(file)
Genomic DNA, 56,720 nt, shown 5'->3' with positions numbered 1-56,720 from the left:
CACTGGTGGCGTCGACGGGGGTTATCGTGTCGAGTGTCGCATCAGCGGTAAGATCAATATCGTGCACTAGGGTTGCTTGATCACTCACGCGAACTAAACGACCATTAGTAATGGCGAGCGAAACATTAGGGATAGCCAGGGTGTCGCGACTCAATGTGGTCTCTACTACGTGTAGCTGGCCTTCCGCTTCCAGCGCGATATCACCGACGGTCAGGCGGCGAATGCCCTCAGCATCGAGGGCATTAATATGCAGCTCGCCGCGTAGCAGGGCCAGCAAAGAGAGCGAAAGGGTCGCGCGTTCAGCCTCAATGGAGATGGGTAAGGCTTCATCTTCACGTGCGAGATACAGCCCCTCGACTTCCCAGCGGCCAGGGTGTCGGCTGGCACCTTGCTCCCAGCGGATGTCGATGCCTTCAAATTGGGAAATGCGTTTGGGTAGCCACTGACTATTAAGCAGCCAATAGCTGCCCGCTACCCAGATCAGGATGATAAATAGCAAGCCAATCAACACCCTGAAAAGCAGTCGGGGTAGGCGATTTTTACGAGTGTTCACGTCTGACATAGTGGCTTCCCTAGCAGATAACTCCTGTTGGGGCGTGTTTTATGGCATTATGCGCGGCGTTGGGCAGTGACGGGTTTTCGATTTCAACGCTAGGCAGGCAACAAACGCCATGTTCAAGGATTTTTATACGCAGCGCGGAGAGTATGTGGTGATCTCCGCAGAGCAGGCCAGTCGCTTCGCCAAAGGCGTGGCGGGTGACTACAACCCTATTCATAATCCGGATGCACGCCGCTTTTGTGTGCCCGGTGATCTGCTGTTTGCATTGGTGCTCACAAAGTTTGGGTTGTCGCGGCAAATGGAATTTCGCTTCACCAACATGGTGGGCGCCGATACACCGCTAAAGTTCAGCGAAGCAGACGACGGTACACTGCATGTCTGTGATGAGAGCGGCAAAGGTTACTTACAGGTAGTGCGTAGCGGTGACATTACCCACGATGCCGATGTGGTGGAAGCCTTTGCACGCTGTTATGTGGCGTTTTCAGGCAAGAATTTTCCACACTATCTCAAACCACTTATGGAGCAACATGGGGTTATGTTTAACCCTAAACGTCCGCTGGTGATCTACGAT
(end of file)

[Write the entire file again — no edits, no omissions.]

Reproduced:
Genomic DNA, 56,720 nt, shown 5'->3' with positions numbered 1-56,720 from the left:
CACTGGTGGCGTCGACGGGGGTTATCGTGTCGAGTGTCGCATCAGCGGTAAGATCAATATCGTGCACTAGGGTTGCTTGATCACTCACGCGAACTAAACGACCATTAGTAATGGCGAGCGAAACATTAGGGATAGCCAGGGTGTCGCGACTCAATGTGGTCTCTACTACGTGTAGCTGGCCTTCCGCTTCCAGCGCGATATCACCGACGGTCAGGCGGCGAATGCCCTCAGCATCGAGGGCATTAATATGCAGCTCGCCGCGTAGCAGGGCCAGCAAAGAGAGCGAAAGGGTCGCGCGTTCAGCCTCAATGGAGATGGGTAAGGCTTCATCTTCACGTGCGAGATACAGCCCCTCGACTTCCCAGCGGCCAGGGTGTCGGCTGGCACCTTGCTCCCAGCGGATGTCGATGCCTTCAAATTGGGAAATGCGTTTGGGTAGCCACTGACTATTAAGCAGCCAATAGCTGCCCGCTACCCAGATCAGGATGATAAATAGCAAGCCAATCAACACCCTGAAAAGCAGTCGGGGTAGGCGATTTTTACGAGTGTTCACGTCTGACATAGTGGCTTCCCTAGCAGATAACTCCTGTTGGGGCGTGTTTTATGGCATTATGCGCGGCGTTGGGCAGTGACGGGTTTTCGATTTCAACGCTAGGCAGGCAACAAACGCCATGTTCAAGGATTTTTATACGCAGCGCGGAGAGTATGTGGTGATCTCCGCAGAGCAGGCCAGTCGCTTCGCCAAAGGCGTGGCGGGTGACTACAACCCTATTCATAATCCGGATGCACGCCGCTTTTGTGTGCCCGGTGATCTGCTGTTTGCATTGGTGCTCACAAAGTTTGGGTTGTCGCGGCAAATGGAATTTCGCTTCACCAACATGGTGGGCGCCGATACACCGCTAAAGTTCAGCGAAGCAGACGACGGTACACTGCATGTCTGTGATGAGAGCGGCAAAGGTTACTTACAGGTAGTGCGTAGCGGTGACATTACCCACGATGCCGATGTGGTGGAAGCCTTTGCACGCTGTTATGTGGCGTTTTCAGGCAAGAATTTTCCACACTATCTCAAACCACTTATGGAGCAACATGGGGTTATGTTTAACCCTAAACGTCCGCTGGTGATCTACGAT